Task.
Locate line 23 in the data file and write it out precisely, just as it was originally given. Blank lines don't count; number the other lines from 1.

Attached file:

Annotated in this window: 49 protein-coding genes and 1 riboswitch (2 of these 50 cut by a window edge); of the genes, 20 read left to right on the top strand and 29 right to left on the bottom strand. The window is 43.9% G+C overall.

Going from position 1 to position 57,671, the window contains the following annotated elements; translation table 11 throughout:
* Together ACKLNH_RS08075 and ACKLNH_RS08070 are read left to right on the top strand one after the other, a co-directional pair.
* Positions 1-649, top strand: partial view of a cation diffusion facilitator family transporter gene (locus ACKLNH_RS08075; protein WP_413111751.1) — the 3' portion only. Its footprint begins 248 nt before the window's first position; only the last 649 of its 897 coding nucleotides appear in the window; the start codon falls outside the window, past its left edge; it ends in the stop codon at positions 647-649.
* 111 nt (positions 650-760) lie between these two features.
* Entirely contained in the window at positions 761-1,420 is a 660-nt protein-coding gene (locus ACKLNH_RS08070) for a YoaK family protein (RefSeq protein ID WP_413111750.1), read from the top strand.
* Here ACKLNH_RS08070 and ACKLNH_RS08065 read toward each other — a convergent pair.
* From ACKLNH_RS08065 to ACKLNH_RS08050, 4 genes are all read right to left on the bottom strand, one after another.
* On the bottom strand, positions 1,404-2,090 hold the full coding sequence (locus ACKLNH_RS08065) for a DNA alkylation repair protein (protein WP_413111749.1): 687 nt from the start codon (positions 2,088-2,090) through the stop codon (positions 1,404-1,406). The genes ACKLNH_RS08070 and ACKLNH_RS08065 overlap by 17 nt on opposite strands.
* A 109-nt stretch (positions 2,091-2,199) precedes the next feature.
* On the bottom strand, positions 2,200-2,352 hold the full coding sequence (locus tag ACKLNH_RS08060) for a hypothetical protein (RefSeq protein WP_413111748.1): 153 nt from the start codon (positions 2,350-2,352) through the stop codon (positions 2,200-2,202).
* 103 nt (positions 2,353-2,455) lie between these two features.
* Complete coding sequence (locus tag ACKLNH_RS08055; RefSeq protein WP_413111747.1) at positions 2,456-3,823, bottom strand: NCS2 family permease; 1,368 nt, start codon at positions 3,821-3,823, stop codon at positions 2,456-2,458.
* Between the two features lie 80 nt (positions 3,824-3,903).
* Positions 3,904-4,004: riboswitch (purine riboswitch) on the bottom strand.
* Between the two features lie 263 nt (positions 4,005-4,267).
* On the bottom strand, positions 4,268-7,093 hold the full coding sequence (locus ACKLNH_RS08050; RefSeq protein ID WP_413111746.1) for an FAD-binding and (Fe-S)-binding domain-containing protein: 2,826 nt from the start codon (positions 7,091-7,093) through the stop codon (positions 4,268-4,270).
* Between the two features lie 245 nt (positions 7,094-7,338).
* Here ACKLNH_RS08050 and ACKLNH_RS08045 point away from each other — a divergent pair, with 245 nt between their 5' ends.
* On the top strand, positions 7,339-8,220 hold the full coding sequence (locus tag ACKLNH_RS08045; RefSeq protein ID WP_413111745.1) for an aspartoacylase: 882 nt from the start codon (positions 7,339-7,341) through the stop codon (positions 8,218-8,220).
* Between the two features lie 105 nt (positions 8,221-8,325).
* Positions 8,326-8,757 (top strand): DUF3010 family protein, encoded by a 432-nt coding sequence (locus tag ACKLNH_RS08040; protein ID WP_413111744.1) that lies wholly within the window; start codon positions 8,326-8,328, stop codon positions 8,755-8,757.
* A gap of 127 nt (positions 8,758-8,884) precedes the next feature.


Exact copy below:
* A gap of 127 nt (positions 8,758-8,884) precedes the next feature.